The SME Fund is great, but access to market still the big issue

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While President Cyril Ramaphosa’s launch of the R1,3 billion investment fund for SMEs is positive news, an economist has warned that this was not a silver bullet for all small business’ problems.

Andile Ntingi told Khwebo Online said the establishment of the fund is a step in the right direction because there is a scarcity of investment capital in South Africa to support black-owned enterprises.

“This development is exciting, but I am interested in knowing how is the fund different from the Credit and Equity Funding provided by the likes of National Empowerment Fund (NEF) and the IDC? How different is it to commercial banks? Will it provide cheap funding tailor-made for start-ups and businesses in their early stages”.

President Ramaphosa launched the fund at the Discovery’s head office in Sandton on March 29.

The fund will support prominent black businesses, five black entrepreneurs, and 200 SMEs giving them amounts ranging from R19.7 million to R495 million for the next five years. This funding also comes with mentoring programmes for these SMEs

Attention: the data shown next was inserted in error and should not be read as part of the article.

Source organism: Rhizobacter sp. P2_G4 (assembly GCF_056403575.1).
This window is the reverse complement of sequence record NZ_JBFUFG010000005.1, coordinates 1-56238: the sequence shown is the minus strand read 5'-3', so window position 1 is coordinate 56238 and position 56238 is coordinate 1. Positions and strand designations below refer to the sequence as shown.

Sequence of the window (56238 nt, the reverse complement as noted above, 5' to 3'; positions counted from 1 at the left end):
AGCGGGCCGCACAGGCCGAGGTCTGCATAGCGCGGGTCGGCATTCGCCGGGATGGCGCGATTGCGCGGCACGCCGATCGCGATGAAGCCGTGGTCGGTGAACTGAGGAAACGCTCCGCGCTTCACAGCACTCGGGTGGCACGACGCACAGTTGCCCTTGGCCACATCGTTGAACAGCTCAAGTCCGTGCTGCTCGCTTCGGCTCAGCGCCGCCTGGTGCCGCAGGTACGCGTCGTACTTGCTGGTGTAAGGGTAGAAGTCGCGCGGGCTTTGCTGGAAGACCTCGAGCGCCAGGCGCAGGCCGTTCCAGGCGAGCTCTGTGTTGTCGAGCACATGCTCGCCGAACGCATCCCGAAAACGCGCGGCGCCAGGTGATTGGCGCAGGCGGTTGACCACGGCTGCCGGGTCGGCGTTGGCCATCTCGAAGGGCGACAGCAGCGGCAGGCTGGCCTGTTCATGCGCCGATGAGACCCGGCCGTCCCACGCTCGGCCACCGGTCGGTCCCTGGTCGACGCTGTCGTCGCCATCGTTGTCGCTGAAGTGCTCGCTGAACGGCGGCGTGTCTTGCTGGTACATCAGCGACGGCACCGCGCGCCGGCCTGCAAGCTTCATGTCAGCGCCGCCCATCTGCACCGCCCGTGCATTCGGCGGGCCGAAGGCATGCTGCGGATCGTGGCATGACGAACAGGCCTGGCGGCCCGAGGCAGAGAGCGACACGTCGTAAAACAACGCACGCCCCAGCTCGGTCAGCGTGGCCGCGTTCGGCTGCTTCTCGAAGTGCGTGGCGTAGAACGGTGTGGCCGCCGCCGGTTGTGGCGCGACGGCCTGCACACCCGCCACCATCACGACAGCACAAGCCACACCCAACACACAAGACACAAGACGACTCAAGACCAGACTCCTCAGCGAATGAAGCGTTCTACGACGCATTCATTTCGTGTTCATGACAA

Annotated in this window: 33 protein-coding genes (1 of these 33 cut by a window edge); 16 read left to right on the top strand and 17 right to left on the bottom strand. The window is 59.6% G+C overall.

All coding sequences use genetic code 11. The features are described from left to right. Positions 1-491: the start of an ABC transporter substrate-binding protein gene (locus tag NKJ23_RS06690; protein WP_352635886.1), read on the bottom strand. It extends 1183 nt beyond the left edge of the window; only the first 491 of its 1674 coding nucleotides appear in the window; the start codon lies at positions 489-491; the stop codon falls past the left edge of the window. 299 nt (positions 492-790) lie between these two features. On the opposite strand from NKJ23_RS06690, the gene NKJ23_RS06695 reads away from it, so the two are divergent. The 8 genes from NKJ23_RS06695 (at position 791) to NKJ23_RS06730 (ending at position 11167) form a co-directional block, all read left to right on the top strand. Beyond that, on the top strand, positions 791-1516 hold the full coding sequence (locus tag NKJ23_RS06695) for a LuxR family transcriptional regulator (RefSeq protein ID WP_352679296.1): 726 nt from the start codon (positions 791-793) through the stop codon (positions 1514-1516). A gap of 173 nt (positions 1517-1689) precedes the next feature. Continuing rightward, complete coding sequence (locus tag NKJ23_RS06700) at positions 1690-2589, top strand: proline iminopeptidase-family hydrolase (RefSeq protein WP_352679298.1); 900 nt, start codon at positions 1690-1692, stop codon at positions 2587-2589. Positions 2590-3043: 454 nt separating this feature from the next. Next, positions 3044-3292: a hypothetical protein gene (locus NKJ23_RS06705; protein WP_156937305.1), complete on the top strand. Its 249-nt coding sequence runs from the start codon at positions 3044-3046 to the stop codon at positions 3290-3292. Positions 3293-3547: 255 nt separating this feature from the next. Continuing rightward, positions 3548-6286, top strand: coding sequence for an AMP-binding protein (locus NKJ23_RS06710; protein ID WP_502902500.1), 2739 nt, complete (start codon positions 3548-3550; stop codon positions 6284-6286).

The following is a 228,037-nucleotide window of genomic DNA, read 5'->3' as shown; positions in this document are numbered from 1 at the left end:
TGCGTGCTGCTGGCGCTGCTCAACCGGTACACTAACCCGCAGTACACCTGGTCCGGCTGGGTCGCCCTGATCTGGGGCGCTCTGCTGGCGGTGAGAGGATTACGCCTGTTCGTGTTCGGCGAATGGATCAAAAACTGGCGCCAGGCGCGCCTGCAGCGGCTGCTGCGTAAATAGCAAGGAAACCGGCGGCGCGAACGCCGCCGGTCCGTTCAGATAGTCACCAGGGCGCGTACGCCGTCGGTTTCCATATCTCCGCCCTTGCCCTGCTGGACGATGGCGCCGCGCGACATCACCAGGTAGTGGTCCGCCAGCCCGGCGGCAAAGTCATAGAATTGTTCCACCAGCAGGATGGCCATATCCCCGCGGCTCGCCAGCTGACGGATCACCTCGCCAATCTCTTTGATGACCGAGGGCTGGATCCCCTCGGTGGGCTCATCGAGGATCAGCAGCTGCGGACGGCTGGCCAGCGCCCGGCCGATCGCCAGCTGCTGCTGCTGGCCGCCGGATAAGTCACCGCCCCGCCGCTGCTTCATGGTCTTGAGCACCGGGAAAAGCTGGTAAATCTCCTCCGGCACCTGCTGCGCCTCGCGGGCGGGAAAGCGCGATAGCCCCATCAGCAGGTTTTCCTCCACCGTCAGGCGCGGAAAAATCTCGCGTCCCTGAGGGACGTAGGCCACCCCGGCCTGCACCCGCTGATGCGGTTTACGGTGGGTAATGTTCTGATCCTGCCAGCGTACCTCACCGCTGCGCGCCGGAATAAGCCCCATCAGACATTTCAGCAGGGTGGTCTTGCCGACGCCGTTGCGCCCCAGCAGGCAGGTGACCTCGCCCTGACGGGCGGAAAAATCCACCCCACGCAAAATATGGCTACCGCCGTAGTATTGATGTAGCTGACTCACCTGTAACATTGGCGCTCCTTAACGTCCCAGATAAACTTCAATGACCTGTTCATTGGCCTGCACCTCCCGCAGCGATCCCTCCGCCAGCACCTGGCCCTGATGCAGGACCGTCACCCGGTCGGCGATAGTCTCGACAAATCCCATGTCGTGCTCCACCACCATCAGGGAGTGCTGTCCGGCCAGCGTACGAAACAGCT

Speaking at the launching Ramaphosa said: “This initiative is beginning to pay off and is operating at a level that matters most. SMEs create the jobs we need the most. It is the SMEs you are targeting, and that is precisely where we want you to keep your focus”.

“This will obviously boost SME sector, but I hope this fund will have a risk appetite to fund black businesses than what we have currently in the market. If the fund operates like other risk-averse funds, then it will not have an impact, said Ntingi.

He added that South Africa’s SMEs challenge is access to market opportunities. “Even if we address funding, there is also another bigger challenge of helping black businesses access procurement and supply chain opportunities in both the public and the private sectors. If you don’t have customers, you don’t have a business,” said Ntingi.

Ntingi felt opening up the economy to more black businesses to access procurement and supply chain is a better way to go. He said: “There are hundreds of thousands of black owned businesses in South Africa and R1.3 billion will never be enough to cater for all of them, some of these companies do not need capital, they just need contracts that get them to the next level”.

He added: “I hope the government also prioritises expanding the preferential procurement policy to ensure that it truly opens up the economy to black suppliers. This could be the most important thing that helps black businesses get to the next level”.

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